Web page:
by Alison Arnold
The Duxbury Rural and Historical Society has, over the past few months, been posting the journal entries of Duxbury resident, Edward Baker, written during his time as a Lieutenant in the Navy in the Civil War. These journal entries are posted on his Facebook page almost to the day that he wrote them, 150 years ago.
There is something intriguing about reading the thoughts of a man who is part of the greatest war in American History. He describes the mundane tasks of each day as well as his emotions about his beloved wife, especially after the loss of his 3 month old son. But the most fascinating are his reports of the activity in preparation for battle and his editorials about what might, or might not happen and then to view it from a distance of 150 years knowing what we know today.
A few of the entries are just remarks of this nature:
Sunday, July 21st (1861). During the forenoon, we heard incessantly heavy firing in the direction of Manassas for a space of three hours and we have heard it this afternoon but not so long continued as this morning. (What he was hearing was the first great battle of the war, the Battle of Bull Run)
Sept. 18th Wednesday. Went to the Navy Department and modestly asked for a week’s leave of absence, to which I received a reply that we should soon have a big fight and after that, perhaps, I could get leave of absence. I told him that if such was the case, I didn’t wish for leave. (Not sure why they wouldn’t give him leave, no big fight happened until end of October – Ball’s Bluff)
Sept. 29th Sunday. – “The rebels last night evacuated Munsons Hill and this morning our troops marched over it and this afternoon heavy firing has been kept up beyond. I have been on the ship house this afternoon and can see our flag flying in a tree top, where I saw when last up there the rebel flag flying. Many troops of ours are moving now, some in the city and some on towards Bailey’s Cross Roads (what we northerners call Four Corners).”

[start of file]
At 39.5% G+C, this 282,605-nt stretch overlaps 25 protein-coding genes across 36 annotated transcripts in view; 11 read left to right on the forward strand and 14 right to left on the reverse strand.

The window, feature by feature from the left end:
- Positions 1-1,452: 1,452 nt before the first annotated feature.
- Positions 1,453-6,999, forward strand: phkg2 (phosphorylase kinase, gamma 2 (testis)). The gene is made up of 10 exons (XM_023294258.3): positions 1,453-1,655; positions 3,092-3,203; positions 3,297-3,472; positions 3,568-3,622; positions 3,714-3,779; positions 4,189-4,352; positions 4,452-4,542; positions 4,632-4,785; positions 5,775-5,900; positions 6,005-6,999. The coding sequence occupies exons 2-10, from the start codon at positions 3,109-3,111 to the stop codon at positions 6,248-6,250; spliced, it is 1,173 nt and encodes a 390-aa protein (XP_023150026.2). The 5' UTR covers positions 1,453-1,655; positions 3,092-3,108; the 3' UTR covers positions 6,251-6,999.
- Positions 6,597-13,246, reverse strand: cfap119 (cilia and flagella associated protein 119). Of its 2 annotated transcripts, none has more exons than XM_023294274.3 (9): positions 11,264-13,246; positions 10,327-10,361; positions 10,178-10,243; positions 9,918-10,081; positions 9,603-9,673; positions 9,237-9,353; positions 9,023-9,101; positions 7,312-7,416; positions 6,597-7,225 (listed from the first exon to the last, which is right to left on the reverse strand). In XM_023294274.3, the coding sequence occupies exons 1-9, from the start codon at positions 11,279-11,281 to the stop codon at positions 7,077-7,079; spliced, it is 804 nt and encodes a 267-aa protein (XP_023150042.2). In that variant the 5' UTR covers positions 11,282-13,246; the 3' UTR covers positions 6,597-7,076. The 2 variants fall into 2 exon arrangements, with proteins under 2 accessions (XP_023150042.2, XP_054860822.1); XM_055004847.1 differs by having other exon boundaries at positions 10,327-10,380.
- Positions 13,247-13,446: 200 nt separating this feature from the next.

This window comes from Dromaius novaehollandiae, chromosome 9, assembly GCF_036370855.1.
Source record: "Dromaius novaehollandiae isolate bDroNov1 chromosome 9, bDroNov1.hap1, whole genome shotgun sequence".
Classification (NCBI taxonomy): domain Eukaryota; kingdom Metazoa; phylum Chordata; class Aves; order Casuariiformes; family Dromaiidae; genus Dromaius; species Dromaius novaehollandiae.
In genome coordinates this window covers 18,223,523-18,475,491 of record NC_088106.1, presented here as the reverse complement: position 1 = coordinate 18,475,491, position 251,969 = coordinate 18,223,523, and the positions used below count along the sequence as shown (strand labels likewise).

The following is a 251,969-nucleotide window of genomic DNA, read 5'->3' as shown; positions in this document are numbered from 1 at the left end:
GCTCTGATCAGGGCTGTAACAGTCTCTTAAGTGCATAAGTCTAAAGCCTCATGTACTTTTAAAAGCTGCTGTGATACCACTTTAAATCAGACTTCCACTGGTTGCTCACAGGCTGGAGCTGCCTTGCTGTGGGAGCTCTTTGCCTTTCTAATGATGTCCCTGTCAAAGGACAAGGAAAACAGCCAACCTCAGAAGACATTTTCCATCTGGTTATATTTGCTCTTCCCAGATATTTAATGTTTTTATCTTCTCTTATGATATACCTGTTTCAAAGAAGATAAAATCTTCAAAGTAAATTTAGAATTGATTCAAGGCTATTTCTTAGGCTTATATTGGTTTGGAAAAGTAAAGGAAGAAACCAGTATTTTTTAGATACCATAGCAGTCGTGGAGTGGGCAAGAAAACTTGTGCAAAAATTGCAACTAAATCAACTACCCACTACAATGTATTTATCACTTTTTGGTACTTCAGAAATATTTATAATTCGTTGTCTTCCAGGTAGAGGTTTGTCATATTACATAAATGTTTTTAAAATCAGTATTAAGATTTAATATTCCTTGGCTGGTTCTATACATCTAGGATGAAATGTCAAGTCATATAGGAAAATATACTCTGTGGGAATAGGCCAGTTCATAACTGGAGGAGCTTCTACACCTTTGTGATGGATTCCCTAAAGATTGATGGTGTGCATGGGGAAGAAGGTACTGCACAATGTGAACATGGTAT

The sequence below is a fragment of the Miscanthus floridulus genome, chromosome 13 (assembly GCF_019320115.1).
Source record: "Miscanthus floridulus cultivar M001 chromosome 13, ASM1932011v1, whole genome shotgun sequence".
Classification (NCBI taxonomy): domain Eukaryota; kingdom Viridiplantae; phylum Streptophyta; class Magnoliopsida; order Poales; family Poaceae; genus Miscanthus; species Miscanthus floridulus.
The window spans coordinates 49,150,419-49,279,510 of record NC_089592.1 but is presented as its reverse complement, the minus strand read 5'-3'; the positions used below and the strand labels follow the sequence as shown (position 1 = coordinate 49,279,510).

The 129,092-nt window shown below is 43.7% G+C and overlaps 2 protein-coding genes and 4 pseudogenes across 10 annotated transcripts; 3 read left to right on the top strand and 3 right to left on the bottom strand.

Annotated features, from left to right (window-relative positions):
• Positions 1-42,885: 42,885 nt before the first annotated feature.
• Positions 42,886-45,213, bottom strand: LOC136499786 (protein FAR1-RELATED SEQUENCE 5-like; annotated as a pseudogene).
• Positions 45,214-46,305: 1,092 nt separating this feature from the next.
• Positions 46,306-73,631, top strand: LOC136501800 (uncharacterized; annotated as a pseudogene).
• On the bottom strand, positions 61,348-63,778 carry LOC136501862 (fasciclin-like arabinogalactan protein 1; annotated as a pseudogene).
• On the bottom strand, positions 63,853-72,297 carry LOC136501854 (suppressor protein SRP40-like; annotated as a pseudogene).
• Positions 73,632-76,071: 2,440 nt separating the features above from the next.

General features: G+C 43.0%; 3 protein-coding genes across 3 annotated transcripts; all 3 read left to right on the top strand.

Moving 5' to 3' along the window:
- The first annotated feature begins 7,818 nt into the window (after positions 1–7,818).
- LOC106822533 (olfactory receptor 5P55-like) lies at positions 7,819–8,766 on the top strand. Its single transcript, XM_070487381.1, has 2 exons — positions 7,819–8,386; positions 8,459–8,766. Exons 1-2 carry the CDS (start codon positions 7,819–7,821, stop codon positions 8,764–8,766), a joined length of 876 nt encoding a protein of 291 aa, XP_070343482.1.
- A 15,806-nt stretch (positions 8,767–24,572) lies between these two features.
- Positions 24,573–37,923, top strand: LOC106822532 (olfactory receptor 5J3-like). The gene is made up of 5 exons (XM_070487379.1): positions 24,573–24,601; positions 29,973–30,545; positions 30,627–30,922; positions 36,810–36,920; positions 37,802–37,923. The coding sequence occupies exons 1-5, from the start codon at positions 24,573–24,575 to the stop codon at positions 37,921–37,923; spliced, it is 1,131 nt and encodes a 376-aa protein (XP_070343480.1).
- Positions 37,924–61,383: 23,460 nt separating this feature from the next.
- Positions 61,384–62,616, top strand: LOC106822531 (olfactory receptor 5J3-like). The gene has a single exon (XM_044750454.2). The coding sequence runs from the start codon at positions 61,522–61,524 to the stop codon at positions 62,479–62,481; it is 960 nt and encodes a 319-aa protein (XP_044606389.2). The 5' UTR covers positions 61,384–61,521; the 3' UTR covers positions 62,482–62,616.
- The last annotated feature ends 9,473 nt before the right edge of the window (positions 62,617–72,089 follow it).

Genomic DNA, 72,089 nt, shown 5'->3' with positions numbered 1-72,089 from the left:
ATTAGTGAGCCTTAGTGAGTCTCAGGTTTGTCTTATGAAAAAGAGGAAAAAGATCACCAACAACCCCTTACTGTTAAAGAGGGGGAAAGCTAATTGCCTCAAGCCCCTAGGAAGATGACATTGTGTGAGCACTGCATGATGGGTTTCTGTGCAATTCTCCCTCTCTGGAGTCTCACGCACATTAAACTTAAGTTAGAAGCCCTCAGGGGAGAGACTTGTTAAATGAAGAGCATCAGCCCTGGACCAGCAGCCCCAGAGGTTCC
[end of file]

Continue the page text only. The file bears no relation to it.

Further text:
A little history about what really happened here…After the loss suffered at the Bull Run by the Union Army in July 1861, the Union Army withdrew almost completely from Northern Virginia. The Confederate Army quickly occupied Munson’s, Upton’s and Mason’s Hills, from which they had commanding views of Bailey’s Crossroads (just south of Arlington, VA) and all the way into the federal capital which was only seven miles away. Conversely, the residents of Washington could also see a massive Confederate flag flying high atop the hill. Those same residents were alarmed, when using telescopes, to see fearsome-looking Confederate cannons all across Munson’s Hill.
On the night of September 28, 1861, the Confederate Army silently withdrew from Falls Church and Munson’s, Mason’s and Upton’s Hills. The Union Army, to its extreme embarrassment, discovered the fearsome-looking cannons to be “Quaker guns” – logs painted black. Oops!
Sept. 30th Monday.
Came down river today. This evening I was shown the plan of a battle to be fought by us tomorrow. We are to attack at about 4 oclock Mathias Point. Nearly every ship on the river will be engaged and a land force will cooperate. The ship this evening is as still as death almost. All are quiet but not dejected. I hope twill be a bloodless engagement.
Oct, 4th Friday.
We did not go on our expedition on Monday night, but it was not our fault certainly. I don’t understand the reason but suppose our Govt. is determined not to fritter away its strength on this river so long as tis possible to avoid it. We expected to go next night and have ever since been looking for troops but we “don’t see them,” so I hardly think we shall, as we are detached from the Flotilla to go on other service, probably Hatteras first.
Oct. 29th Tuesday.
Got underweigh and stood to sea in company with about fifty other vessels of various kinds; Wabash 44 guns frigate, Steam sloop of war, Mohican, Seminole, many gun boats transports, Vanderbilt, Atlantic, Baltic, Augusta, and several others, (steam) Great Republic, Ocean Express, Golden Eagle, Zenas Coffin, sailing ships, and many steamers of different kinds, including two or three large ferry boats, &c, &c. truly as we are all lighted up this evening we look like an immense floating city. We hold communication by means of Costons signals as well at night as by day with the flag ship. . . .The Potomac River is now effectually closed, for the present at least, by the rebels from Mathias Pt. to Indian Head. Our forces crossed the river at Edwards Ferry, and the Massachusetts 16th [and 20th regiments suffered severely and Gen. Edw D Baker, Senator from Oregon was killed. Sad affair. Rather than surrender to an overwhelming force, they having the river behind them and no boats, threw their arms into the water and plunged into the swollen torrent, many being drowned, many shot in the water and many reaching camp in safety. They had fought desperately before they fled and nearly all their officers were killed…Where we are going is still a secret.
Here he describes the terrible Union defeat at Ball’s Bluff. It was a small engagement but a tough blow to Union morale.
Baker did not know where his fleet was going, but we know today that they were headed to Port Royal, S.C. There they would face considerable danger as the port had been heavily fortified by the Confederacy.